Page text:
First off: Happy Thanksgiving! Whether or not you celebrate the American holiday, I encourage you to take a few minutes to reflect on the many things we all have to be thankful for in our lives.
Every year around this time, I like to put together a holiday gift guide. There are tons of sites out there trumpeting the best deals on items such as big-screen TVs, laptops, and the like, but what I wanted was a guide to smaller, simpler gifts. (As always, I haven't been compensated in any way for these recommendations—they're just things I think you might like.)
How about a little stress relief? Last year, my wonderful wife gave me a Gripmaster Prohands, a small hand exerciser. I've found that it's incredibly useful during aggravating conference calls, unwanted office visits, and other occasions that would normally raise my stress level. A few dozen squeezes on the Gripmaster and I'm calm and happy once again.
I travel a lot, so I bought an Amazon Kindle a couple of years ago, and I've been very happy with it. But why buy a dedicated device if you already have a laptop or PC? Instead, give that special someone an Amazon gift card and a link to the free Windows version of the Kindle software; they'll have access to Amazon's huge library of electronic titles. (And to forestall a storm of mail from irritated readers: Yes, I know DRM-protected eBooks are less than optimal, but to me the benefits of being able to read such a wide range of titles on the go are worth the minor additional hassles.)
Food is always a popular gift item, especially around the holidays. I've long recommended Blair's Death Rain Habanero chips, but this year I have developed a new appreciation for spicy chocolate. The contrast of a good-quality dark chocolate and the spice of cayenne or other peppers make a wonderful combination of sweetness and spice. There are lots of different brands, and they tend to vary by region and store, so you might need to experiment. High-end grocery stores such as Whole Foods, or dedicated chocolate shops such as The Chocolate Shoppe are good places to look for these.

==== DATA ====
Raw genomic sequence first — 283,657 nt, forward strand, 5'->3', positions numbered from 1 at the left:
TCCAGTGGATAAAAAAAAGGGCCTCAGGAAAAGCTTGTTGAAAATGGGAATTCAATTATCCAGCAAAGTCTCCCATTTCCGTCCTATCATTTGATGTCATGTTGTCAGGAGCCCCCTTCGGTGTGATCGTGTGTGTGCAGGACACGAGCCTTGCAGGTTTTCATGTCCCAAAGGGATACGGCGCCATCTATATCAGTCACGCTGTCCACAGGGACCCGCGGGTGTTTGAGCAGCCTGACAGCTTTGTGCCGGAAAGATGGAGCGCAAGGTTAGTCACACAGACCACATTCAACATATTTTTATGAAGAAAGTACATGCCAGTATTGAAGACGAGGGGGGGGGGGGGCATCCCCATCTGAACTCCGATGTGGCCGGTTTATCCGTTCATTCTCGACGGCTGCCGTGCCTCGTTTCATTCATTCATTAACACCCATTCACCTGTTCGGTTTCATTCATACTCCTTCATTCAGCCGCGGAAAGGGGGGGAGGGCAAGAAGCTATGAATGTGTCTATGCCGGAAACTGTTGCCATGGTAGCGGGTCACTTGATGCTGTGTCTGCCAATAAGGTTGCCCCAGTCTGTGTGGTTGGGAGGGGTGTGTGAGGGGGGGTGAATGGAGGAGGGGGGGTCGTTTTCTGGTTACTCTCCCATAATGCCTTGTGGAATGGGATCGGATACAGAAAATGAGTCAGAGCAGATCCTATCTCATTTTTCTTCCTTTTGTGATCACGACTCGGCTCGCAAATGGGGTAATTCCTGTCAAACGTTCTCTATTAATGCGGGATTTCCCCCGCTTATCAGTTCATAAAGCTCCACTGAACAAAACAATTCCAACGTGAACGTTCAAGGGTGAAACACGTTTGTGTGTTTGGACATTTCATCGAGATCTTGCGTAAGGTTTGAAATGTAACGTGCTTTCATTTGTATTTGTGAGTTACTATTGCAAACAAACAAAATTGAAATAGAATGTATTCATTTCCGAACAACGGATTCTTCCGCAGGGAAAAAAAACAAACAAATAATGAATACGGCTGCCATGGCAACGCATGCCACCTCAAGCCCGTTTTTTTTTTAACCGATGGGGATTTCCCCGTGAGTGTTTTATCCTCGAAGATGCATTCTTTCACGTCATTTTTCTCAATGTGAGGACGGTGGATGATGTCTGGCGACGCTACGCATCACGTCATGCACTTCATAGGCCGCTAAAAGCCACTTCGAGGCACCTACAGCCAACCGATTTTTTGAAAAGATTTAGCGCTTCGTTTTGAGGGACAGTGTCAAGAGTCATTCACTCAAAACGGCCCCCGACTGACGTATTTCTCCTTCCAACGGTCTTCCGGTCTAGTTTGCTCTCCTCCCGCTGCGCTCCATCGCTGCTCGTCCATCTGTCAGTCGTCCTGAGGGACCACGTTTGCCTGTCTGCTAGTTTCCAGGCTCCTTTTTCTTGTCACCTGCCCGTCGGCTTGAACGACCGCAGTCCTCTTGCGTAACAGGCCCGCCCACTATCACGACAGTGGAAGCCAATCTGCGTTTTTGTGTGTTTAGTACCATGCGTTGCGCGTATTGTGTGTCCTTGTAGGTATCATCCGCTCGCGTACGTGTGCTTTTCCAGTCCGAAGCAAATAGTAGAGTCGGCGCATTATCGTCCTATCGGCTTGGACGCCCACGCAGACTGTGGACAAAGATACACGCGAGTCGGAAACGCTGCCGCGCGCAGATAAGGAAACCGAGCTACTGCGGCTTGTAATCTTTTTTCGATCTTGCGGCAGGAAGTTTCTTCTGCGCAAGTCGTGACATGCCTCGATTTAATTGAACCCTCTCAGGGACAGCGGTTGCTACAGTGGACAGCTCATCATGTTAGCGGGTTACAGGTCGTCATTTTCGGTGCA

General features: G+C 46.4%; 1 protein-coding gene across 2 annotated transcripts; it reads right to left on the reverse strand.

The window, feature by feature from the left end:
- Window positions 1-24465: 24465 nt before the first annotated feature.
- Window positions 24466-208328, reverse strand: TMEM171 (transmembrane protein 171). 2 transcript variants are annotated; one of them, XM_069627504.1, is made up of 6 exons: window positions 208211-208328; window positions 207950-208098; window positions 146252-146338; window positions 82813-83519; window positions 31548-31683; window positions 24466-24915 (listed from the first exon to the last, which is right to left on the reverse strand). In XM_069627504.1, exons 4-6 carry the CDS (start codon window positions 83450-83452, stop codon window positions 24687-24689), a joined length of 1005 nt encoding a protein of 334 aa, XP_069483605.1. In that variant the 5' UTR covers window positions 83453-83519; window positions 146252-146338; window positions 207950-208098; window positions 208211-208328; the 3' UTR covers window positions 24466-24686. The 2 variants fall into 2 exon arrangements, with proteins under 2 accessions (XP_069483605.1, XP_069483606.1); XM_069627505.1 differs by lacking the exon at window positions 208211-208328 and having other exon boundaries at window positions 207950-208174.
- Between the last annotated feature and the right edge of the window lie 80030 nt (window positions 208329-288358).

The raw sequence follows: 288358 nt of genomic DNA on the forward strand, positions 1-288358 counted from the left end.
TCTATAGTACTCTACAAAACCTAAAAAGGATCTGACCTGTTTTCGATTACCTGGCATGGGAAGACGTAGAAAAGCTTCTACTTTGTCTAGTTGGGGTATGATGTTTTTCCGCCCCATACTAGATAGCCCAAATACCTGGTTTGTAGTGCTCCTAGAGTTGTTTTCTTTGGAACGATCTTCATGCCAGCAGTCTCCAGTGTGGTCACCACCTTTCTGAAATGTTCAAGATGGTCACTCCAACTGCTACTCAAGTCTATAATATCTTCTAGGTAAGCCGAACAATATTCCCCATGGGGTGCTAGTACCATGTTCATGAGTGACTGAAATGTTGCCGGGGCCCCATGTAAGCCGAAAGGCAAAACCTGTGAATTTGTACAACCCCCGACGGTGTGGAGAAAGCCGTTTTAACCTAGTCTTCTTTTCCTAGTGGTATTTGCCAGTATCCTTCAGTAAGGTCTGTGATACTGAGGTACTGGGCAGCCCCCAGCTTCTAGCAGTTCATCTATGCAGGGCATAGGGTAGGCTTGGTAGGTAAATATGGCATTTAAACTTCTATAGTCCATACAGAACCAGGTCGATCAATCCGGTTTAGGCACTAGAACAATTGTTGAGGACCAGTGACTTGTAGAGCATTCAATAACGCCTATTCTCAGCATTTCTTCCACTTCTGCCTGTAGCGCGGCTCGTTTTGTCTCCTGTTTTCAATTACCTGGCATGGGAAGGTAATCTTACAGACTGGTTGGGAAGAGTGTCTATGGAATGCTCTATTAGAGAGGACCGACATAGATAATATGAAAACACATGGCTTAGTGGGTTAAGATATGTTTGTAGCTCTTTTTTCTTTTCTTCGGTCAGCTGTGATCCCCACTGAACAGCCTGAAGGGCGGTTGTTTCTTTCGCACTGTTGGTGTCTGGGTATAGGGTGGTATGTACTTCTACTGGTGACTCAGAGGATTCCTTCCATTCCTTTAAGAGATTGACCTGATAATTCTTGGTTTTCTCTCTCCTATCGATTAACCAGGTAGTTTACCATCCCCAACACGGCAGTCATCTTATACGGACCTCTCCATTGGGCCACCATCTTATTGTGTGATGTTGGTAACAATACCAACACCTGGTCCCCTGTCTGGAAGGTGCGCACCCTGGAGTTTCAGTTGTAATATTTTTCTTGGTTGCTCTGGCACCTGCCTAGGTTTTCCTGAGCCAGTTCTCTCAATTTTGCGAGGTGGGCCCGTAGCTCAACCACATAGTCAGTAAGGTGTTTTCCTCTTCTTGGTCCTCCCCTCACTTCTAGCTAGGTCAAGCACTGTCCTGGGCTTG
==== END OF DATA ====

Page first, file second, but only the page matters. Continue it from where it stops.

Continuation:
If you're feeling charitable this holiday season, there are many worthwhile causes that would benefit from a donation in your recipient's name. I'd suggest the Electronic Frontier Foundation, which has done a great deal to help clarify case law around electronic messaging, the National Transplant Assistance Fund, or Share Our Strength. In addition, Heifer International provides a great opportunity for you to give a water buffalo, duck, beehive, or other wildlife in your recipient's name.
And a non-holiday-related tip: Take a look at Mark Minasi's "Time to Get Green with 'Bluejuice,'" which asks the provocative question, “Why can’t electronics companies standardize power connections and batteries?”
I wish you all a wonderful Thanksgiving!